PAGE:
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Balenciaga’s latest show was a comment on climate crisis, virtual reality and the war in Ukraine

Nick Remsen, CNN

With all eyes on Balenciaga, one of Paris Fashion Week’s most anticipated collection unveilings, the brand’s creative director Demna used his platform to pay tribute to Ukrainians in a dramatic show that evoked a deep sense of unease about the future.

For the designer, the humanitarian crisis unfolding in eastern Europe, where more than 1.5 million Ukrainians have fled the country, hits close to home.

Demna (who prefers not to use his last name) was born in Sukhumi, a city in Georgia that saw heavy fighting during the country’s civil war in the early 1990s. The designer and his family were among tens of thousands of people to flee Sukhumi amid conflict in the disputed region of Abkhazia, which is considered independent by Russia despite being internationally recognized as part of Georgia.

“The war in Ukraine has triggered the pain of a past trauma I have carried in me since 1993, when the same thing happened to my home country and I became a forever refugee,” he wrote, in a note given to guests attending the label’s Fall-Winter 2022 show, held Sunday on the outskirts of Paris.

In a poignant moment, the designer recited a poem in Ukrainian by beloved poet Oleksandr Oles. No translation was provided as Demna intended its overarching message of strength to be heard by those who could understand it. In another gesture, Ukrainian flags were draped on guests’ seats.

During the show, models trudged through artificial snow and a biting wind, some holding oversized leather trashbags (or trash pouches, as the show notes described them).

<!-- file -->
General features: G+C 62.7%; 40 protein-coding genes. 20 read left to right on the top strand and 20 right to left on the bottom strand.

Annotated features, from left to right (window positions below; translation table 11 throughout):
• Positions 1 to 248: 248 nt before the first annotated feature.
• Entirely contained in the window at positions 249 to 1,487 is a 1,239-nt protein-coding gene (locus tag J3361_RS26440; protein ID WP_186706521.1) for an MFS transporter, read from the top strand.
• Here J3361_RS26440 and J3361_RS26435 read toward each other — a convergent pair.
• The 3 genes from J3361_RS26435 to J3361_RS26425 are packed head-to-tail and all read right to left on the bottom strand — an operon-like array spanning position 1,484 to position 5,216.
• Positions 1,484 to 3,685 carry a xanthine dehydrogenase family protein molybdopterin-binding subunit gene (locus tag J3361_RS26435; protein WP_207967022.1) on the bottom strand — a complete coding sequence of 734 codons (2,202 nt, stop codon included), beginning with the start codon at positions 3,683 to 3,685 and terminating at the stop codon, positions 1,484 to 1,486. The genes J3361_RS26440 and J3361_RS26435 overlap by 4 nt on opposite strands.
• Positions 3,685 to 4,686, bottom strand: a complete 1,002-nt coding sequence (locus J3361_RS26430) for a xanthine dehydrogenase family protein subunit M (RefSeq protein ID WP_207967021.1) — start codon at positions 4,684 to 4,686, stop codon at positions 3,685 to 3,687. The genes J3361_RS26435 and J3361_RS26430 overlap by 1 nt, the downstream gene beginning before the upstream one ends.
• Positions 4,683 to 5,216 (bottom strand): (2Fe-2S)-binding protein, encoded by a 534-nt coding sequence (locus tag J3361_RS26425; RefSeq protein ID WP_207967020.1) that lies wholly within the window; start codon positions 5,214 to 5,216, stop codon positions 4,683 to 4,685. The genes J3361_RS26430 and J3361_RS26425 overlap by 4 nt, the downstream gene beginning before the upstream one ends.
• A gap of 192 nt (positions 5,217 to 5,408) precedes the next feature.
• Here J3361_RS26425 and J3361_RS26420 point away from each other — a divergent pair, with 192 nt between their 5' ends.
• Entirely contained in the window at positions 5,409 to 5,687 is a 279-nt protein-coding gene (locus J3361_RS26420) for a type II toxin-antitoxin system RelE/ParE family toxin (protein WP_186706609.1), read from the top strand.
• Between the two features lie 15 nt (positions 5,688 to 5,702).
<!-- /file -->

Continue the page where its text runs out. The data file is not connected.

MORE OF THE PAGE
While the collection was designed before the war in Ukraine broke out, it was hard not to draw parallels and, speaking to reporters backstage, Demna said the set and staging — a shocking and stirring production — deliberately reflected his own experience of conflict and displacement 30 years ago.

Demna also noted that the severity of the set was, originally, a partial comment on climate change, and how due to global warming, snow may have to be rendered digitally in the future. A glass wall separated the audience from the circular set, creating an IRL livestream of sorts.

The show wasn’t the first time Demna had responded to the war in Ukraine. Last week, Balenciaga posted an image of Ukraine’s flag to its Instagram account and stated that all of the company’s channels would be sharing details about how to contribute to relief causes. The post also announced that the label would be providing direction on resources for verified information.

Balenciaga has since wiped that image from its grid, and uploaded images from the show. A link to donate to the World Food Programme remains on Balenciaga’s Instagram highlights section.

The collection featured long trains and billowing silhouettes alongside classic staple pieces like turtlenecks and oversized hoodies. Signature skin-tight body suits were also on display. One model was wrapped head-to-toe in yellow and black Balenciaga packaging tape — an identical look that was seen on Kim Kardashian who attended the event as a guest.

The show closed without a finale, where models typically file out together to take one last walk as a group. Instead, the last model strode off set to an intense, suffocating track titled “Storm,” by electronic music composer BFRND. Lights in the faux sky above the set flashed and flickered adding drama to the man-made weather.

In his note to guests, Demna said he’d considered canceling the show altogether in the week leading up to it, reflecting on the fact that, “in a time like this, fashion loses its relevance and its actual right to exist.”

“Fashion week feels like some kind of an absurdity,” he wrote.

But he came to the conclusion that calling off the event would mean “giving in,” and “surrendering to the evil that has already hurt me so much… I decided I can no longer sacrifice parts of me to that senseless, heartless war of ego.”

Ultimately, the show achieved what the designer does best: It forced the viewer to ask questions, both of themselves and of the system — perhaps making a barbed suggestion that Demna’s Balenciaga mirrors the world, and oftentimes what we see looking back at us is going to be uncomfortable.

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